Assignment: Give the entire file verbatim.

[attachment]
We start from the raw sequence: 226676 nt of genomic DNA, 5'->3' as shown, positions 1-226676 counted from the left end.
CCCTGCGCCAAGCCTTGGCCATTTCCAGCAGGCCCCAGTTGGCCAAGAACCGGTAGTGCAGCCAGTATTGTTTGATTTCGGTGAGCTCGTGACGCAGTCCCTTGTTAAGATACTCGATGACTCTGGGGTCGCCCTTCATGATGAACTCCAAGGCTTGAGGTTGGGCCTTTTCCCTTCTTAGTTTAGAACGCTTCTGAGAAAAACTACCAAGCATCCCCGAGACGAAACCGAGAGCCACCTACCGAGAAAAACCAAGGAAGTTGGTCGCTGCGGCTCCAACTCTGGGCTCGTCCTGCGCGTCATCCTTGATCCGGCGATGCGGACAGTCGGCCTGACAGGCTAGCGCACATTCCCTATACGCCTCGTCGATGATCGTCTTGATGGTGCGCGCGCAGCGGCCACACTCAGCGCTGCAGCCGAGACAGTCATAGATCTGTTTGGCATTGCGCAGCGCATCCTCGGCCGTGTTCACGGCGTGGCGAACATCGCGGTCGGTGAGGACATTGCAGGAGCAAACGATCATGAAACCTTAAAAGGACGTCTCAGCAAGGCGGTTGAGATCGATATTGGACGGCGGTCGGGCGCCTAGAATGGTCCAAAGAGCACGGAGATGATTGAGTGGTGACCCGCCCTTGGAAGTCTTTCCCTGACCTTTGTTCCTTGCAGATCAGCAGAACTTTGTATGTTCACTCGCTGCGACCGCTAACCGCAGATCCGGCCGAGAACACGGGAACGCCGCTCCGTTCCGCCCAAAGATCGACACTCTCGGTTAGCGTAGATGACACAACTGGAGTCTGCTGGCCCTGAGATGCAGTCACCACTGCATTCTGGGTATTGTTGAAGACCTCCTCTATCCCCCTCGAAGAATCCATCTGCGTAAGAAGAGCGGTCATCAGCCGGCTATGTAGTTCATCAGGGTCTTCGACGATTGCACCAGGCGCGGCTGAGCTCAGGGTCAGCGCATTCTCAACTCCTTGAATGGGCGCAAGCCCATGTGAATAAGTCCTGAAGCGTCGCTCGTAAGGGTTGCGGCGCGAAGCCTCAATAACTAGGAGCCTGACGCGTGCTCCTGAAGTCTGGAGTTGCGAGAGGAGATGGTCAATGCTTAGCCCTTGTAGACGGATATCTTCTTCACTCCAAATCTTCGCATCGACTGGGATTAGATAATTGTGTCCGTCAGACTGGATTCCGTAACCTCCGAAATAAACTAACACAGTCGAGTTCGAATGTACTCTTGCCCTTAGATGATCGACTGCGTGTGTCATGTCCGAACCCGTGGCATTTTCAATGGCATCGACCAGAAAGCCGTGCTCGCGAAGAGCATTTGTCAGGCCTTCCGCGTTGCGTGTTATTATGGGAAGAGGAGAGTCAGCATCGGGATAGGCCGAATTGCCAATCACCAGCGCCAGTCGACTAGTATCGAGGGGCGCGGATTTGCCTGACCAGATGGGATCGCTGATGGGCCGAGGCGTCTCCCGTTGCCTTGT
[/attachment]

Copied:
We start from the raw sequence: 226676 nt of genomic DNA, 5'->3' as shown, positions 1-226676 counted from the left end.
CCCTGCGCCAAGCCTTGGCCATTTCCAGCAGGCCCCAGTTGGCCAAGAACCGGTAGTGCAGCCAGTATTGTTTGATTTCGGTGAGCTCGTGACGCAGTCCCTTGTTAAGATACTCGATGACTCTGGGGTCGCCCTTCATGATGAACTCCAAGGCTTGAGGTTGGGCCTTTTCCCTTCTTAGTTTAGAACGCTTCTGAGAAAAACTACCAAGCATCCCCGAGACGAAACCGAGAGCCACCTACCGAGAAAAACCAAGGAAGTTGGTCGCTGCGGCTCCAACTCTGGGCTCGTCCTGCGCGTCATCCTTGATCCGGCGATGCGGACAGTCGGCCTGACAGGCTAGCGCACATTCCCTATACGCCTCGTCGATGATCGTCTTGATGGTGCGCGCGCAGCGGCCACACTCAGCGCTGCAGCCGAGACAGTCATAGATCTGTTTGGCATTGCGCAGCGCATCCTCGGCCGTGTTCACGGCGTGGCGAACATCGCGGTCGGTGAGGACATTGCAGGAGCAAACGATCATGAAACCTTAAAAGGACGTCTCAGCAAGGCGGTTGAGATCGATATTGGACGGCGGTCGGGCGCCTAGAATGGTCCAAAGAGCACGGAGATGATTGAGTGGTGACCCGCCCTTGGAAGTCTTTCCCTGACCTTTGTTCCTTGCAGATCAGCAGAACTTTGTATGTTCACTCGCTGCGACCGCTAACCGCAGATCCGGCCGAGAACACGGGAACGCCGCTCCGTTCCGCCCAAAGATCGACACTCTCGGTTAGCGTAGATGACACAACTGGAGTCTGCTGGCCCTGAGATGCAGTCACCACTGCATTCTGGGTATTGTTGAAGACCTCCTCTATCCCCCTCGAAGAATCCATCTGCGTAAGAAGAGCGGTCATCAGCCGGCTATGTAGTTCATCAGGGTCTTCGACGATTGCACCAGGCGCGGCTGAGCTCAGGGTCAGCGCATTCTCAACTCCTTGAATGGGCGCAAGCCCATGTGAATAAGTCCTGAAGCGTCGCTCGTAAGGGTTGCGGCGCGAAGCCTCAATAACTAGGAGCCTGACGCGTGCTCCTGAAGTCTGGAGTTGCGAGAGGAGATGGTCAATGCTTAGCCCTTGTAGACGGATATCTTCTTCACTCCAAATCTTCGCATCGACTGGGATTAGATAATTGTGTCCGTCAGACTGGATTCCGTAACCTCCGAAATAAACTAACACAGTCGAGTTCGAATGTACTCTTGCCCTTAGATGATCGACTGCGTGTGTCATGTCCGAACCCGTGGCATTTTCAATGGCATCGACCAGAAAGCCGTGCTCGCGAAGAGCATTTGTCAGGCCTTCCGCGTTGCGTGTTATTATGGGAAGAGGAGAGTCAGCATCGGGATAGGCCGAATTGCCAATCACCAGCGCCAGTCGACTAGTATCGAGGGGCGCGGATTTGCCTGACCAGATGGGATCGCTGATGGGCCGAGGCGTCTCCCGTTGCCTTGT